He says that he forgot what his company was engaged in. “[It] has done two or three consulting projects, but I honestly can’t remember [the details]. The company is now frozen. It hasn’t operated for years,” he said.
Vukomanovic, too, told reporters that the two men weren’t especially close. “I know [Marinkovic] from around town,” he said. “I don’t remember when I met him, long ago. We saw each other from time to time.”
The Detective Law
Years after all charges against Vukomanovic had been dropped, the Serbian parliament considered a law that, if differently formulated, could have prevented a man with his background from continuing to work as a private detective. And as it turns out — though he denies it — he may have been in a position to influence how the law was written.
The National Assembly passed the “Law on Detective Activity” — Serbia’s first legislation regulating this field — in November 2013.
While the law was being drafted and voted on, Vukomanovic was vice president of the Detective Association at the Serbian Chamber of Commerce, which the Ministry of Internal Affairs consulted on the legislative project.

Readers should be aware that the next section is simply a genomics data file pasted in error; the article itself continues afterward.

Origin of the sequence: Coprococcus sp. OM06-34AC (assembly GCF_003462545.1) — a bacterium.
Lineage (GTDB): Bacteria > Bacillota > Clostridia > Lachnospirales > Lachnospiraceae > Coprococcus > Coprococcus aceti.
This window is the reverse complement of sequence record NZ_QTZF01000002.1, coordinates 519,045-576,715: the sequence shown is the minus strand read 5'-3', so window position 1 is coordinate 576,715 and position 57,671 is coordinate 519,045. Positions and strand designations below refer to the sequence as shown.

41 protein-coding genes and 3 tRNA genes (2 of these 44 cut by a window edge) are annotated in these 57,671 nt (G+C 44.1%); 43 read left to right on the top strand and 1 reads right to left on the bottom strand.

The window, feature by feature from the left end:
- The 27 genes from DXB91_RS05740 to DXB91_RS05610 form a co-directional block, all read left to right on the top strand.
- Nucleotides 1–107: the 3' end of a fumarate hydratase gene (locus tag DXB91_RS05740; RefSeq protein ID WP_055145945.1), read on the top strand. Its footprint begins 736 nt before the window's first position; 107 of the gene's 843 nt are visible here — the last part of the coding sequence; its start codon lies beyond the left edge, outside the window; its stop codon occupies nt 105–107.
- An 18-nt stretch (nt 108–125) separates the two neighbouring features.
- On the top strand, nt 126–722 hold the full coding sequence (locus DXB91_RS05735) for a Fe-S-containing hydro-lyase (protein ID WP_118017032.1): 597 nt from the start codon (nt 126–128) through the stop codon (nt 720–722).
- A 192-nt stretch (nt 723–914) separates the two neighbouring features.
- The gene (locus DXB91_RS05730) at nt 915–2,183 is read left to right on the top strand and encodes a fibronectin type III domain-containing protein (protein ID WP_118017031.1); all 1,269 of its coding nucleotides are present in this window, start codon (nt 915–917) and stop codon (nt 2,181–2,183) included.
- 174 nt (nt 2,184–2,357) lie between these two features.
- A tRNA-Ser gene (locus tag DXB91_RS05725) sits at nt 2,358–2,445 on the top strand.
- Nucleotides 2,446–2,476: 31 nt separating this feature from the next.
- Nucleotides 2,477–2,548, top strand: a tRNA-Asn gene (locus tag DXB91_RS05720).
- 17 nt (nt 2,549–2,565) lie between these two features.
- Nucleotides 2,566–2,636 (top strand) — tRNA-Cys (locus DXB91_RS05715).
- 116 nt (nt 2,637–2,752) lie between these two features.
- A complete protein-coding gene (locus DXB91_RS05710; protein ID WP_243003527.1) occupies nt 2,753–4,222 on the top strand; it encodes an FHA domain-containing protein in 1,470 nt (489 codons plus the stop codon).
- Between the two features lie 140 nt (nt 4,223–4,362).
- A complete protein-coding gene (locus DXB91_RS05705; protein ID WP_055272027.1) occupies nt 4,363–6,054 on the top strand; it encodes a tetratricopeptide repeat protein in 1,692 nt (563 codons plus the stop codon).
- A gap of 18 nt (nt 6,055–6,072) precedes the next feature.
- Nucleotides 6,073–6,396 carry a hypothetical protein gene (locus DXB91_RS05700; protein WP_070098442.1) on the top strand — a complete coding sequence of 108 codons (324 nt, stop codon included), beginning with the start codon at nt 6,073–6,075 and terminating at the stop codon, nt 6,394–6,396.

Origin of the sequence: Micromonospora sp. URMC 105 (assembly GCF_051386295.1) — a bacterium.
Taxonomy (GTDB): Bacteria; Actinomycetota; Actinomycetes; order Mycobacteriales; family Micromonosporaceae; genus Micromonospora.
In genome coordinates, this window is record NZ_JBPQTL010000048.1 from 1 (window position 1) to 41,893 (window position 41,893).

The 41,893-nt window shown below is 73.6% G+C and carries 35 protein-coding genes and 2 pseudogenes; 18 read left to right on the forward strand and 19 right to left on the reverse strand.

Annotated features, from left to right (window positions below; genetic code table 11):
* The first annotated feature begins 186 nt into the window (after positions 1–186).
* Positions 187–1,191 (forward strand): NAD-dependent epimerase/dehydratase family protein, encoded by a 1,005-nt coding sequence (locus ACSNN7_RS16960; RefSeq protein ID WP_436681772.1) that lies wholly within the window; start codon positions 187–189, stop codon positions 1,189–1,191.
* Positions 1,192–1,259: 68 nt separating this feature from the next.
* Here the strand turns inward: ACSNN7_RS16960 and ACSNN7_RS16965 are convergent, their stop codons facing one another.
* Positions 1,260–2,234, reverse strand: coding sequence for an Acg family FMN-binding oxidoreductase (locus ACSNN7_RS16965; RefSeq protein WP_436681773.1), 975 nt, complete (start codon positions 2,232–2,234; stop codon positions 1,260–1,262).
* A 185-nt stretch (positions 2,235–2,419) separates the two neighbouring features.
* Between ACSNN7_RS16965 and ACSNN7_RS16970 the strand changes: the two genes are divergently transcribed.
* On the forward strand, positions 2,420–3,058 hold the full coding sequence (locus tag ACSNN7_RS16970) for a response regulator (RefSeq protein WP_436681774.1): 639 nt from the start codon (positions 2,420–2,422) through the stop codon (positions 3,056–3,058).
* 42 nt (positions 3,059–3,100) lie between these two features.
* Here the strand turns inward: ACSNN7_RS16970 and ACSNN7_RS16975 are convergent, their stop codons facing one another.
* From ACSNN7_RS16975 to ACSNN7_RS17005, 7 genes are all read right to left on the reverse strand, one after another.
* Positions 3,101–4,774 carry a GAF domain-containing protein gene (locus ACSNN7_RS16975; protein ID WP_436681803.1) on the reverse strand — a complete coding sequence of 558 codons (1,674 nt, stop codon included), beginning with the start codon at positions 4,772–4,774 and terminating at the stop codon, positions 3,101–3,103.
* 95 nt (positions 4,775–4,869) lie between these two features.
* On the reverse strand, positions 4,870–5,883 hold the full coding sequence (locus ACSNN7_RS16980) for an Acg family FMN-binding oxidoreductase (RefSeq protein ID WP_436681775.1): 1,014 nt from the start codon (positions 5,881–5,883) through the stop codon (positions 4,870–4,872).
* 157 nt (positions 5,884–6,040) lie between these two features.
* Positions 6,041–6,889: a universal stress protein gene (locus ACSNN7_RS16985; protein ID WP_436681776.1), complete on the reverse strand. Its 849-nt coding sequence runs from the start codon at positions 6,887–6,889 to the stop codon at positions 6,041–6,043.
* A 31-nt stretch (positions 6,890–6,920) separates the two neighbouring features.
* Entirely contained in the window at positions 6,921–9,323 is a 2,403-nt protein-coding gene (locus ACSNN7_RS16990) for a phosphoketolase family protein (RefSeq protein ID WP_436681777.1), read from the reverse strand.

The proposed law was criticized by the opposition and by non-governmental organizations. A key objection was that it didn’t prohibit people who had ever been investigated for crimes, those facing charges, or convicted criminals from establishing detective agencies.
An amendment proposed by the opposition to address the issue was not adopted.
Predrag Petrovic, the Executive Director of the Belgrade Center for Security Policy (BCBP), told KRIK that the first draft of the law envisioned a security check of detective agency owners, but that provision disappeared when the draft law was submitted to the Assembly.
Petrovic pointed out that, had the security check been adopted, a person like Vukomanovic would be disqualified from working as a detective. Since detectives have access to sensitive information and personal data, he said, it is important to restrict the profession to anyone who has faced criminal investigation.
“[Detectives] have the ability to perform, for example, the task of searching for missing persons and things, which means that this could be a cover for ransoming stolen cars,” Petrovic warned. “Such a scenario is possible.”
Both Marinkovic and Vukomanovic said that neither of them had participated in the drafting or adoption of the legislation.
“I wish I was so influential and powerful that I could change things like that,” Marinkovic said with a smile.
Meanwhile, V.B., the carjacking victim, showed little surprise after learning from reporters that the detective who allegedly tried to scam him had connections with a high-ranking politician. He had already suspected that the trials of the gang members who stole his car had been fixed.
“I am angry with the state,” he told reporters. For him, the worst part was that they had attacked his pregnant wife — and never faced the consequences. “Whom should I trust? I cannot trust either the state or the judiciary.”